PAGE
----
Halons, which were widely used in fire extinguishers and explosion suppression systems, have an extremely high potential for ozone depletion - they are ten times more potent than chlorofluorocarbons (CFCs) - and they also act as a global warming agent - three and a half thousand times as potent as carbon dioxide (CO2). The use of halons is steadily reducing across the globe in response to the Montreal Protocol, but there are now large stockpiles of halon that need to be disposed of.
Destruction of halons can be achieved in many different ways, including with plasma arc technology like that used at Australia's National Halon Bank. Although these technologies are effective, the destruction of halons is expensive and energy intensive.
What if, instead of being destroyed, halon could be converted into useful products? What if, instead of breaking all the strong chemical bonds in halon, the useful bonds could be kept, making it a much more energy efficient process and producing something useful into the bargain?
This is exactly what researchers from the University of Newcastle are investigating with support from the Australian Department of Sustainability, Environment, Water, Population and Communities and the United States Environment Protection Authority. Professors Eric Kennedy and Bogdan Dlugogorski of the University of Newcastle have been developing a process, which converts halons into vinylidene difluoride (VDF), one of the building blocks of various types of plastics. These plastics are extremely resistant to heat, electricity, flames, ultraviolet (UV) light and chemicals which makes them useful as electrical insulation in computers, aircraft wiring, as seals on bottles containing dangerous chemicals and to use in the production of UV light resistant windows.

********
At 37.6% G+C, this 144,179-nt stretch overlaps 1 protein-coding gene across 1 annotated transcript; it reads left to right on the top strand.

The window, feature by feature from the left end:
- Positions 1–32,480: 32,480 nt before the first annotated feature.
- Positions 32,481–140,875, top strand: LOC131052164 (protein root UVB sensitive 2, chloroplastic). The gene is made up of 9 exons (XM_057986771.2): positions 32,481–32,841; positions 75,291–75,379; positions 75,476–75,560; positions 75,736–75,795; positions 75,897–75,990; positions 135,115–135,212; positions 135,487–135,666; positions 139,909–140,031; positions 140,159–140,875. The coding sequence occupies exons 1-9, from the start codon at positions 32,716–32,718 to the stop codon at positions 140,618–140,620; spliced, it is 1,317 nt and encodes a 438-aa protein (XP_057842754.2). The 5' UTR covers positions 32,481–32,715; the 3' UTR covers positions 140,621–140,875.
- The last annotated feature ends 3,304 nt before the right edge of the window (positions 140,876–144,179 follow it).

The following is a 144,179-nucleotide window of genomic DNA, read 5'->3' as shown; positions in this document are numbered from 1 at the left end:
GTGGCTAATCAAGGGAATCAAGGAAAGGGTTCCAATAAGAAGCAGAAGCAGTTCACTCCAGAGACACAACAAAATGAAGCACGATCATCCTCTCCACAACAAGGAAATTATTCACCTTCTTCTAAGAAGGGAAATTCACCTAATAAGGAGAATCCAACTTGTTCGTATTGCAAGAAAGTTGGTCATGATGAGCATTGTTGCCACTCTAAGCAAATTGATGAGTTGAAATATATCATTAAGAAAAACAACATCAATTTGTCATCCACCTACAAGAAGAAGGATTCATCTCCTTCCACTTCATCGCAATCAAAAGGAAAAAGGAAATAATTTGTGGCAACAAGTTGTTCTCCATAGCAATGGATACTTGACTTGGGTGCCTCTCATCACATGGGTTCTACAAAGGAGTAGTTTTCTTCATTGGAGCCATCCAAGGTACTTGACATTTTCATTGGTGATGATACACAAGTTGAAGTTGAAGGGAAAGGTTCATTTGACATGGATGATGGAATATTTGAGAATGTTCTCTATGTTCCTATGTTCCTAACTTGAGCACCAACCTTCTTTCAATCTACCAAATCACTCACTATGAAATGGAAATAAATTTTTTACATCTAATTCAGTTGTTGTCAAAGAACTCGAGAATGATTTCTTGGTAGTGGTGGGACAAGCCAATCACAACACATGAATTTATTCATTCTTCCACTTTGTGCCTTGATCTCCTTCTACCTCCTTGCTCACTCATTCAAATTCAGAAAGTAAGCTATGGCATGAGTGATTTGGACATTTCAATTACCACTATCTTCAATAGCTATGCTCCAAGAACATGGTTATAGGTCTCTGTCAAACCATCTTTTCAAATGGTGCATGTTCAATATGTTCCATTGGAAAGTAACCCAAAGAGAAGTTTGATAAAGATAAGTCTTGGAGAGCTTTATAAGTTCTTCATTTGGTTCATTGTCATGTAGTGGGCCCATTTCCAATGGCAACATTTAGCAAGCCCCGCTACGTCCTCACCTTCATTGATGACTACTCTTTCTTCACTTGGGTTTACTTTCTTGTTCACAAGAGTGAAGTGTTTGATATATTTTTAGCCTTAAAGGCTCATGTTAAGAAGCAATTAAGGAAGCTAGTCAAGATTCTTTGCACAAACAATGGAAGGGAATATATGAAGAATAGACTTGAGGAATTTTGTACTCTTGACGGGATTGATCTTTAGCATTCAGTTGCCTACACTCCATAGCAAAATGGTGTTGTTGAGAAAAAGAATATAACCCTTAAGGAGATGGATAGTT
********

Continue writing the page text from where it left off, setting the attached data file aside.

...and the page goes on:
There are four main units in the process being researched at the University of Newcastle. Basically though, halon goes in one end and VDF comes out at the other end!
Schematic of the four process units.
A machine that can convert up to 3-tonnes of halon per day is currently under construction in Newcastle to test this process at a commercial scale. In the future, further research will be undertaken to test this process on other types of wastes, including other environmentally unfriendly ozone depleting substances (ODS) and synthetic greenhouse gases (SGGs).
Synthetic greenhouse gases contribute to global warming. Compounds such as hydrofluorocarbons (HFCs) and perfluorocarbons (PFCs) can have high global warming potentials (GWP), several thousands of times that of CO2 and long atmospheric lifetimes. In their current work, the researchers are examining the possibility of adapting their halon and CFC process to also treat PFCs and HFCs. Their initial experimental work looks promising, though more work needs to be undertaken to develop this new application of their halon treatment technology. This innovative Australian research also has promising implications internationally.